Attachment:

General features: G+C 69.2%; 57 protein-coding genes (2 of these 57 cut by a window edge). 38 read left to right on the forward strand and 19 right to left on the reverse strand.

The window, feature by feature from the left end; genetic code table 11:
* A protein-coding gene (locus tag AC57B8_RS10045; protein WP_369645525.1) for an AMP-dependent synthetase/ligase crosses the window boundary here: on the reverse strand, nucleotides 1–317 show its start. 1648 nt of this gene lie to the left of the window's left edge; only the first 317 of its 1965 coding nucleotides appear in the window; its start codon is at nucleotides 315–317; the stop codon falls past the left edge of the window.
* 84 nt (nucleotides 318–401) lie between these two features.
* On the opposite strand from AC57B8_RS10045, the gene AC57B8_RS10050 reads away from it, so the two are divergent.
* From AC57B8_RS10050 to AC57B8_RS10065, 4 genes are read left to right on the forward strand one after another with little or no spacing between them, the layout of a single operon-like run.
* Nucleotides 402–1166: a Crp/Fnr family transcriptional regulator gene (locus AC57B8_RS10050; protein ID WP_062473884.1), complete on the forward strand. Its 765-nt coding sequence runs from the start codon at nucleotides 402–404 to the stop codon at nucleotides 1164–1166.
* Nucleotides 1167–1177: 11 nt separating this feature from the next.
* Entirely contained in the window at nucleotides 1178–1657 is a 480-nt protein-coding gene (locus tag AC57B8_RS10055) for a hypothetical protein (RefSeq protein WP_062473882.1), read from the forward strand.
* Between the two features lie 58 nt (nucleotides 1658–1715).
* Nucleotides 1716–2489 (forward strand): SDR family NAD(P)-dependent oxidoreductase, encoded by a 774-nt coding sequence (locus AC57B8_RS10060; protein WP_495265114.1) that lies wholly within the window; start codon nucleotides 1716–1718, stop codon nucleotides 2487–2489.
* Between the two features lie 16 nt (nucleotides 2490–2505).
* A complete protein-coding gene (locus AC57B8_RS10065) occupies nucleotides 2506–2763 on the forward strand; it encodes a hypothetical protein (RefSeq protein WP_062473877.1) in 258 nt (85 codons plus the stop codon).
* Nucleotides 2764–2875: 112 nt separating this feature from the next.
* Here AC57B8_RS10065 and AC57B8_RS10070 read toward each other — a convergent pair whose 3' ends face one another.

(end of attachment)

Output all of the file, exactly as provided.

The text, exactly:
General features: G+C 69.2%; 57 protein-coding genes (2 of these 57 cut by a window edge). 38 read left to right on the forward strand and 19 right to left on the reverse strand.

The window, feature by feature from the left end; genetic code table 11:
* A protein-coding gene (locus tag AC57B8_RS10045; protein WP_369645525.1) for an AMP-dependent synthetase/ligase crosses the window boundary here: on the reverse strand, nucleotides 1–317 show its start. 1648 nt of this gene lie to the left of the window's left edge; only the first 317 of its 1965 coding nucleotides appear in the window; its start codon is at nucleotides 315–317; the stop codon falls past the left edge of the window.
* 84 nt (nucleotides 318–401) lie between these two features.
* On the opposite strand from AC57B8_RS10045, the gene AC57B8_RS10050 reads away from it, so the two are divergent.
* From AC57B8_RS10050 to AC57B8_RS10065, 4 genes are read left to right on the forward strand one after another with little or no spacing between them, the layout of a single operon-like run.
* Nucleotides 402–1166: a Crp/Fnr family transcriptional regulator gene (locus AC57B8_RS10050; protein ID WP_062473884.1), complete on the forward strand. Its 765-nt coding sequence runs from the start codon at nucleotides 402–404 to the stop codon at nucleotides 1164–1166.
* Nucleotides 1167–1177: 11 nt separating this feature from the next.
* Entirely contained in the window at nucleotides 1178–1657 is a 480-nt protein-coding gene (locus tag AC57B8_RS10055) for a hypothetical protein (RefSeq protein WP_062473882.1), read from the forward strand.
* Between the two features lie 58 nt (nucleotides 1658–1715).
* Nucleotides 1716–2489 (forward strand): SDR family NAD(P)-dependent oxidoreductase, encoded by a 774-nt coding sequence (locus AC57B8_RS10060; protein WP_495265114.1) that lies wholly within the window; start codon nucleotides 1716–1718, stop codon nucleotides 2487–2489.
* Between the two features lie 16 nt (nucleotides 2490–2505).
* A complete protein-coding gene (locus AC57B8_RS10065) occupies nucleotides 2506–2763 on the forward strand; it encodes a hypothetical protein (RefSeq protein WP_062473877.1) in 258 nt (85 codons plus the stop codon).
* Nucleotides 2764–2875: 112 nt separating this feature from the next.
* Here AC57B8_RS10065 and AC57B8_RS10070 read toward each other — a convergent pair whose 3' ends face one another.